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The Miser
About Molière

Next Best Thing productions - Molière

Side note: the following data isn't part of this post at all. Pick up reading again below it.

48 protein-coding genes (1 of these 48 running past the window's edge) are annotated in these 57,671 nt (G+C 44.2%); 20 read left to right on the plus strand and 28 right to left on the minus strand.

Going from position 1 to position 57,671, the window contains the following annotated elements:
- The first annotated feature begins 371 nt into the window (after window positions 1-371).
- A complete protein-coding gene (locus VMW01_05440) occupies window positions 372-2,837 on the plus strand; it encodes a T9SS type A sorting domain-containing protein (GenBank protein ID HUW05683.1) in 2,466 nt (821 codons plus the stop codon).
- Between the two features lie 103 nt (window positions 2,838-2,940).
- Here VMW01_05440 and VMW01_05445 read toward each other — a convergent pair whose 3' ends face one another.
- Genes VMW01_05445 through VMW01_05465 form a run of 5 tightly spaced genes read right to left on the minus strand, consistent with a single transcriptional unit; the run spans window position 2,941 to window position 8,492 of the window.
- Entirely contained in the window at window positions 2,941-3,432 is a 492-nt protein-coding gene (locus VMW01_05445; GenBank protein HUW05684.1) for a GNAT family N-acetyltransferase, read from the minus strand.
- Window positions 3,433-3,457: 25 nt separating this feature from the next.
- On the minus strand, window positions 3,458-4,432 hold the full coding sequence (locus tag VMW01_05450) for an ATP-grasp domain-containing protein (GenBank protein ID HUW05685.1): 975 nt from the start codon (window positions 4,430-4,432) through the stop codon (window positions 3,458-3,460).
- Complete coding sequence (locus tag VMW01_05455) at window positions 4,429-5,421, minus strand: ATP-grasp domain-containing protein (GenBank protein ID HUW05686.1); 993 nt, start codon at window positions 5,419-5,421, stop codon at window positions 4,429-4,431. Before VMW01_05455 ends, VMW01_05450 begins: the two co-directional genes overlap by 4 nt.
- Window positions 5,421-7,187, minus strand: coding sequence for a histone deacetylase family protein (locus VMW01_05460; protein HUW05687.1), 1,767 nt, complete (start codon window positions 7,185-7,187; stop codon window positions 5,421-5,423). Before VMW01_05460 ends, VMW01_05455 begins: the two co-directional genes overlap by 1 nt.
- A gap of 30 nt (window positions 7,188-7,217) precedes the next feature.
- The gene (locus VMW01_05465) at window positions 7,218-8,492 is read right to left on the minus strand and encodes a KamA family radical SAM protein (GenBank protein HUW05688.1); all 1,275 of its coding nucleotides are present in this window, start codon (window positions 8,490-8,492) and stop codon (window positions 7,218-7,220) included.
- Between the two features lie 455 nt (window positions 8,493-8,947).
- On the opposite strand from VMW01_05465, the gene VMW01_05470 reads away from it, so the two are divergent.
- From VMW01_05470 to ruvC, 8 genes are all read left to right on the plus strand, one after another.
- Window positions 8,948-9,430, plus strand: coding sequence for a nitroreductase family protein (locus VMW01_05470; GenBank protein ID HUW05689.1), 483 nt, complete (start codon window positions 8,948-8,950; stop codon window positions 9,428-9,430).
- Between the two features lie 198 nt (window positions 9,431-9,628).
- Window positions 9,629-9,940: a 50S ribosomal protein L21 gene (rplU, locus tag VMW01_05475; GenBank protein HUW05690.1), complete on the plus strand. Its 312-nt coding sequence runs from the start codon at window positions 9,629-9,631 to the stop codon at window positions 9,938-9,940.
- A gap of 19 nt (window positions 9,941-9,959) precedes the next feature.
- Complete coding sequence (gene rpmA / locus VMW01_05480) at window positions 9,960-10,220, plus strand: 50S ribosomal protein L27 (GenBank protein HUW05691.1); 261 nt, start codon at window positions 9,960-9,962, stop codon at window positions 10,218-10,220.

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JEAN-BAPTISTE POQUELIN, born in Paris in 1622, was the son of the King Louis XIII's furniture supplier, but his destiny lay a world away from upholstering the chairs of the Bourbon regime. At the age of twenty-one he established his own theatre company with a gang of friends, hiring a converted indoor tennis court in Paris to perform the popular tragedies of the day and adopting the pseudonym Molière as it was the custom to appear on stage under an assumed name. The endeavour was a financial disaster but the experience led him to join a troupe of travelling players and he toured the provinces from 1645 to 1658, where he honed his talents for acting, directing and later writing. On his return to Paris he was the effective leader of the troupe and they soon received the patronage of the young Louis XIV with the use of the Theatre du Petit-Bourbon. Molière's success lay in his synthesis of the comic traditions he had grown up with: the high comedy of Corneille, the Roman farces of Plautus and Terence and the Italian commedia dell'arte. The 30 comedies he composed after his return to Paris reveal a writer with a profound understanding of the incongruities of everyday life, each exuberant and hilarious with a hint of the tragic. Whether dealing with the conflicts between husbands and wives (L'Ecole des femmes - 1662), master and servant (Le Bourgeois Gentilhomme - 1660) or professional and domestic life (Le Tartuffe - 1664), he was unwavering in his delight of the absurd and his ear for sharp dialogue. Molière died aged only 51, just hours after appearing on stage, of consumption, the early symptoms of which he wrote into L'Avare (1668) where he played the lead character with a comedy hacking cough. A major influence on generations of dramatists from Wycherley to Gogol and Feydeau, he remains France 's most popular playwright.


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